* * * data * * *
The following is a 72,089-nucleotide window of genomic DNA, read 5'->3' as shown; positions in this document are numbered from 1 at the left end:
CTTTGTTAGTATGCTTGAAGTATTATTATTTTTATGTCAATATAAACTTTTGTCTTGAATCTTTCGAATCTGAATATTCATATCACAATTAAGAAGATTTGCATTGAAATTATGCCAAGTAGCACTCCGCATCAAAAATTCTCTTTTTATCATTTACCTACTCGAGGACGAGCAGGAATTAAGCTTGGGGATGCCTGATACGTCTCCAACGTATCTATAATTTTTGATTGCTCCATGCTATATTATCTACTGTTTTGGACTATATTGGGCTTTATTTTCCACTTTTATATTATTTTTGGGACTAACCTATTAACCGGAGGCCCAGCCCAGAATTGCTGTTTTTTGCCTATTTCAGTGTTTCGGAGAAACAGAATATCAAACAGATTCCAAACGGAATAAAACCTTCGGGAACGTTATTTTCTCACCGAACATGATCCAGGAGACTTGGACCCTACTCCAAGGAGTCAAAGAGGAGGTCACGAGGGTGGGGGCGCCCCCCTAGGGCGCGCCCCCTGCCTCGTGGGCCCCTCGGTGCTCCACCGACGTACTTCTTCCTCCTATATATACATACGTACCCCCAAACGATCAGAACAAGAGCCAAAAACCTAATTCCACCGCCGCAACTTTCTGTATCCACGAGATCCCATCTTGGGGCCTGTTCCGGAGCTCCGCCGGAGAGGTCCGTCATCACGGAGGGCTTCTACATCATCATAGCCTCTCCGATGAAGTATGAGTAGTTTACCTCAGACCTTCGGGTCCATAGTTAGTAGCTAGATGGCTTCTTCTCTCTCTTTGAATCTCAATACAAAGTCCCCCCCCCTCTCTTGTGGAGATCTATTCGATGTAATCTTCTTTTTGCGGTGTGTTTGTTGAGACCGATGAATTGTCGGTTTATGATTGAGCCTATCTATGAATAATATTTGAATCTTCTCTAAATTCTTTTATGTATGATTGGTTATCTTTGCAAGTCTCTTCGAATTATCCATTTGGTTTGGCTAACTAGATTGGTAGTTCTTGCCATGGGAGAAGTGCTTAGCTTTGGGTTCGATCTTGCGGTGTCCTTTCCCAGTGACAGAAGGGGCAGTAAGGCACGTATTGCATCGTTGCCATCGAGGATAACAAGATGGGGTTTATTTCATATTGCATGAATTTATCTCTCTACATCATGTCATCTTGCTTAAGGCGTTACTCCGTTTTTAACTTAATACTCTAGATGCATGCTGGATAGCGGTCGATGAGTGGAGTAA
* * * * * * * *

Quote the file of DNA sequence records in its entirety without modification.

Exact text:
The following is a 72,089-nucleotide window of genomic DNA, read 5'->3' as shown; positions in this document are numbered from 1 at the left end:
CTTTGTTAGTATGCTTGAAGTATTATTATTTTTATGTCAATATAAACTTTTGTCTTGAATCTTTCGAATCTGAATATTCATATCACAATTAAGAAGATTTGCATTGAAATTATGCCAAGTAGCACTCCGCATCAAAAATTCTCTTTTTATCATTTACCTACTCGAGGACGAGCAGGAATTAAGCTTGGGGATGCCTGATACGTCTCCAACGTATCTATAATTTTTGATTGCTCCATGCTATATTATCTACTGTTTTGGACTATATTGGGCTTTATTTTCCACTTTTATATTATTTTTGGGACTAACCTATTAACCGGAGGCCCAGCCCAGAATTGCTGTTTTTTGCCTATTTCAGTGTTTCGGAGAAACAGAATATCAAACAGATTCCAAACGGAATAAAACCTTCGGGAACGTTATTTTCTCACCGAACATGATCCAGGAGACTTGGACCCTACTCCAAGGAGTCAAAGAGGAGGTCACGAGGGTGGGGGCGCCCCCCTAGGGCGCGCCCCCTGCCTCGTGGGCCCCTCGGTGCTCCACCGACGTACTTCTTCCTCCTATATATACATACGTACCCCCAAACGATCAGAACAAGAGCCAAAAACCTAATTCCACCGCCGCAACTTTCTGTATCCACGAGATCCCATCTTGGGGCCTGTTCCGGAGCTCCGCCGGAGAGGTCCGTCATCACGGAGGGCTTCTACATCATCATAGCCTCTCCGATGAAGTATGAGTAGTTTACCTCAGACCTTCGGGTCCATAGTTAGTAGCTAGATGGCTTCTTCTCTCTCTTTGAATCTCAATACAAAGTCCCCCCCCCTCTCTTGTGGAGATCTATTCGATGTAATCTTCTTTTTGCGGTGTGTTTGTTGAGACCGATGAATTGTCGGTTTATGATTGAGCCTATCTATGAATAATATTTGAATCTTCTCTAAATTCTTTTATGTATGATTGGTTATCTTTGCAAGTCTCTTCGAATTATCCATTTGGTTTGGCTAACTAGATTGGTAGTTCTTGCCATGGGAGAAGTGCTTAGCTTTGGGTTCGATCTTGCGGTGTCCTTTCCCAGTGACAGAAGGGGCAGTAAGGCACGTATTGCATCGTTGCCATCGAGGATAACAAGATGGGGTTTATTTCATATTGCATGAATTTATCTCTCTACATCATGTCATCTTGCTTAAGGCGTTACTCCGTTTTTAACTTAATACTCTAGATGCATGCTGGATAGCGGTCGATGAGTGGAGTAA